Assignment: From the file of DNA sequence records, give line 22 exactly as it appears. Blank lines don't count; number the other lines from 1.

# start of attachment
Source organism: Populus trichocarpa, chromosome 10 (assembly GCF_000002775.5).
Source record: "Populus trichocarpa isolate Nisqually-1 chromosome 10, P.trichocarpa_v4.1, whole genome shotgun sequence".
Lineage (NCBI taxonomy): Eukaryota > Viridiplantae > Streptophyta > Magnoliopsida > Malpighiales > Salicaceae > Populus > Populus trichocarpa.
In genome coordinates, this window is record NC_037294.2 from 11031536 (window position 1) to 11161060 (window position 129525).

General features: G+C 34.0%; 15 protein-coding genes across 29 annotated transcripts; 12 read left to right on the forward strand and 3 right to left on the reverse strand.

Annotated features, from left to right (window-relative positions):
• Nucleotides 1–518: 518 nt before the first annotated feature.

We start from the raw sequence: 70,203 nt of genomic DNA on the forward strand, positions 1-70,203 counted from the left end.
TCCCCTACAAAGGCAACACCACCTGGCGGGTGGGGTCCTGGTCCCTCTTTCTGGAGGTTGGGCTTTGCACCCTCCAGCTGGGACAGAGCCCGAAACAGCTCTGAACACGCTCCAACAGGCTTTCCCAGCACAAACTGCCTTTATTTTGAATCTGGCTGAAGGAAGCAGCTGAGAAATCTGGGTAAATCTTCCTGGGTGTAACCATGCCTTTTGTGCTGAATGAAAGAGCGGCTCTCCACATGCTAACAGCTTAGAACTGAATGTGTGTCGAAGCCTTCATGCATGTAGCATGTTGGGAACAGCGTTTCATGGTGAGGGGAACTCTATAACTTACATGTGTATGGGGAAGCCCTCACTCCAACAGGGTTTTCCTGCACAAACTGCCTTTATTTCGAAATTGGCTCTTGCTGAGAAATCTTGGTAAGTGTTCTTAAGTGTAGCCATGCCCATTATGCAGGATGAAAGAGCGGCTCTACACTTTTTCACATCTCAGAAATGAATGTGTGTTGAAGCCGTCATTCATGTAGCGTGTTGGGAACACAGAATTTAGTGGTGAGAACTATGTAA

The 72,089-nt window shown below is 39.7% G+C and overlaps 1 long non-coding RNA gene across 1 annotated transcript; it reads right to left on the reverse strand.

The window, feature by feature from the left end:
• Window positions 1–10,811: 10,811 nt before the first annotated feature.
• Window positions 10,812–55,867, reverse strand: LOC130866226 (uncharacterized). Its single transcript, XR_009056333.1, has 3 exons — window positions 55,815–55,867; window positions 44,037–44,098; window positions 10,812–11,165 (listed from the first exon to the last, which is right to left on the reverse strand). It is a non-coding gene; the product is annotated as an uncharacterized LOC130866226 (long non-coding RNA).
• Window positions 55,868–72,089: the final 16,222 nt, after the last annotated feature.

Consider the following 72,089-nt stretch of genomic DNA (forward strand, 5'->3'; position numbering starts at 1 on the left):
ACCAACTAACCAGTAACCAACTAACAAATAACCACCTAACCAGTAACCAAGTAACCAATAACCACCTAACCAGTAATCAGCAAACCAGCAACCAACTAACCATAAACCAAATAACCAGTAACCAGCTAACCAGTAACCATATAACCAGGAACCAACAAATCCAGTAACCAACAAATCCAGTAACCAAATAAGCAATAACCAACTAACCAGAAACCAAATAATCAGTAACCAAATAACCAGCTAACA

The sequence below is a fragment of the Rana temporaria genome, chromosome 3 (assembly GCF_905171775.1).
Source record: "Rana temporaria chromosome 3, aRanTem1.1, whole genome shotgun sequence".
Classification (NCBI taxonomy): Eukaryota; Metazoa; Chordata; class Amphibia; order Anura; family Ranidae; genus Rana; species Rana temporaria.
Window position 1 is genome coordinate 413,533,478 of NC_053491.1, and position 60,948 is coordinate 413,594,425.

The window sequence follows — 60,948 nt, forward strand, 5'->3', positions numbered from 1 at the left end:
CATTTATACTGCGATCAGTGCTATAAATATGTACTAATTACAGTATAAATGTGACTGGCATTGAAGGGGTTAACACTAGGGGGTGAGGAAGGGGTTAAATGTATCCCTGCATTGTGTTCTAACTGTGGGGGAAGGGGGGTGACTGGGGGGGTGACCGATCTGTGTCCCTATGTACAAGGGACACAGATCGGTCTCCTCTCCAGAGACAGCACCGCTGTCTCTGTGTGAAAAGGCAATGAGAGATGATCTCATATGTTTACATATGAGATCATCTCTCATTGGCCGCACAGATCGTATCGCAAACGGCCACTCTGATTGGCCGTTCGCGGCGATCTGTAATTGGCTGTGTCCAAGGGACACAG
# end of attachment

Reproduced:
CATTTATACTGCGATCAGTGCTATAAATATGTACTAATTACAGTATAAATGTGACTGGCATTGAAGGGGTTAACACTAGGGGGTGAGGAAGGGGTTAAATGTATCCCTGCATTGTGTTCTAACTGTGGGGGAAGGGGGGTGACTGGGGGGGTGACCGATCTGTGTCCCTATGTACAAGGGACACAGATCGGTCTCCTCTCCAGAGACAGCACCGCTGTCTCTGTGTGAAAAGGCAATGAGAGATGATCTCATATGTTTACATATGAGATCATCTCTCATTGGCCGCACAGATCGTATCGCAAACGGCCACTCTGATTGGCCGTTCGCGGCGATCTGTAATTGGCTGTGTCCAAGGGACACAG